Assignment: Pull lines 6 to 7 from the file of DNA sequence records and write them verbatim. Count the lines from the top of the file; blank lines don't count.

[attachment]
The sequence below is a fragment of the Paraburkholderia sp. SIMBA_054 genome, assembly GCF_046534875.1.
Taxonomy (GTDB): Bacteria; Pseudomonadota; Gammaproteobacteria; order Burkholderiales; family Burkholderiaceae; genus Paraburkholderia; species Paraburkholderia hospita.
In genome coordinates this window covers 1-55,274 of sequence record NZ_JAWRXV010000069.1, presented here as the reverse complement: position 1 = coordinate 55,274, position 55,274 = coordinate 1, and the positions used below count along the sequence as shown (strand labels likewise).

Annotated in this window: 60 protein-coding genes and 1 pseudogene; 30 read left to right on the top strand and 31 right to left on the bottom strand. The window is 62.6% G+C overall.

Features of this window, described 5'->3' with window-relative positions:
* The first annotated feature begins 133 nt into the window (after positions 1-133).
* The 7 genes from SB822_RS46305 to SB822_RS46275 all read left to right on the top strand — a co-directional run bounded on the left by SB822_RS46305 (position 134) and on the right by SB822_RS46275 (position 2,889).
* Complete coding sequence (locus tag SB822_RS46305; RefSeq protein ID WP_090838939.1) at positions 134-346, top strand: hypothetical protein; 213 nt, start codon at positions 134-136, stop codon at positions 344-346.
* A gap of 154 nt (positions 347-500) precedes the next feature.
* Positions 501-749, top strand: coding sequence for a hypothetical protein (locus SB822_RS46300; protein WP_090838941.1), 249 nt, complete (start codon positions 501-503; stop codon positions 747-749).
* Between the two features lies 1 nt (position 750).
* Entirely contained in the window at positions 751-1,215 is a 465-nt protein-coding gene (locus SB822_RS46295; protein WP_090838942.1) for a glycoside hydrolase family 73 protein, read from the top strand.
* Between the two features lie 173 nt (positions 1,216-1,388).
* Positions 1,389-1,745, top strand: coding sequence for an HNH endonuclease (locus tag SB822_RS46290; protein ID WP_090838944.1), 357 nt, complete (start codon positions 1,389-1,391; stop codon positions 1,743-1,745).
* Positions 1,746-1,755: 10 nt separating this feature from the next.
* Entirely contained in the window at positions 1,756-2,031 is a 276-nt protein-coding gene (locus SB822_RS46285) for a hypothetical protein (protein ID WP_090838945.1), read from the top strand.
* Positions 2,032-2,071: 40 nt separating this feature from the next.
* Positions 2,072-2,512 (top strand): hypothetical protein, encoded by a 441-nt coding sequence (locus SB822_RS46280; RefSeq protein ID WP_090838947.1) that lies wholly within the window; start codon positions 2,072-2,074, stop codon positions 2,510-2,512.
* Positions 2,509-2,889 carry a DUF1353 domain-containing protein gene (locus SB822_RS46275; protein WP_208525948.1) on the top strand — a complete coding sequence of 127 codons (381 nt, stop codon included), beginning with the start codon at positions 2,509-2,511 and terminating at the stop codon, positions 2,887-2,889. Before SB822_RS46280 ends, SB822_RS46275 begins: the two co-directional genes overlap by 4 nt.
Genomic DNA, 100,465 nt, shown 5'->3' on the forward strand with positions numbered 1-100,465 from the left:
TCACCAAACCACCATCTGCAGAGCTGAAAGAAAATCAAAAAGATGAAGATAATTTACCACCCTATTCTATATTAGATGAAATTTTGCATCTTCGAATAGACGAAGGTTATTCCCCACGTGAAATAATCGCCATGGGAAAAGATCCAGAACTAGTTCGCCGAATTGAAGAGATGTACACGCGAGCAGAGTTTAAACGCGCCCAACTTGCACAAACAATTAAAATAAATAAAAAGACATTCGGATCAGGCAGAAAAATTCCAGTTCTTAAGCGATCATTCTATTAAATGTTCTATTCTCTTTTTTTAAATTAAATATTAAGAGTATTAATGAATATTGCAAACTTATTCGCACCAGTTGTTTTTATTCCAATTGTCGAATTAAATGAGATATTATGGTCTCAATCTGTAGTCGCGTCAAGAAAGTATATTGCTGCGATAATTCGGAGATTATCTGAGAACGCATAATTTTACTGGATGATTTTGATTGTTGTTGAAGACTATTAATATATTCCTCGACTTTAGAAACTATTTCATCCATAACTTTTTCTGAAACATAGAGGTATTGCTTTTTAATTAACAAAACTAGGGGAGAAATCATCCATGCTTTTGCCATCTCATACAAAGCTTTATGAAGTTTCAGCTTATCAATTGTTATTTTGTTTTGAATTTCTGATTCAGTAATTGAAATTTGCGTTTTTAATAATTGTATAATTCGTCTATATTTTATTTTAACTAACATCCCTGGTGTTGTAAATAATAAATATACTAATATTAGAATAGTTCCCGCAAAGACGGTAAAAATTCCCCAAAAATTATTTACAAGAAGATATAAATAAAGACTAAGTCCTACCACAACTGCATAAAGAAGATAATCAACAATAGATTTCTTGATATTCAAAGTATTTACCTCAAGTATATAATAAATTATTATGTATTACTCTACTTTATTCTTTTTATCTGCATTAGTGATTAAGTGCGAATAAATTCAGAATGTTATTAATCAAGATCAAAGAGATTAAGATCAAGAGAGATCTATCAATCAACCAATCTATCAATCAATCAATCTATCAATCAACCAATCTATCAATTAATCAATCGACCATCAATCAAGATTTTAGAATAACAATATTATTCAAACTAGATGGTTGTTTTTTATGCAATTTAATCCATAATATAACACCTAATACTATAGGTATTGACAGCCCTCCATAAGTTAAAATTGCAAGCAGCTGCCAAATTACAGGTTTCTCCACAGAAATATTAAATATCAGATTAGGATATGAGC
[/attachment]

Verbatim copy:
* The first annotated feature begins 133 nt into the window (after positions 1-133).
* The 7 genes from SB822_RS46305 to SB822_RS46275 all read left to right on the top strand — a co-directional run bounded on the left by SB822_RS46305 (position 134) and on the right by SB822_RS46275 (position 2,889).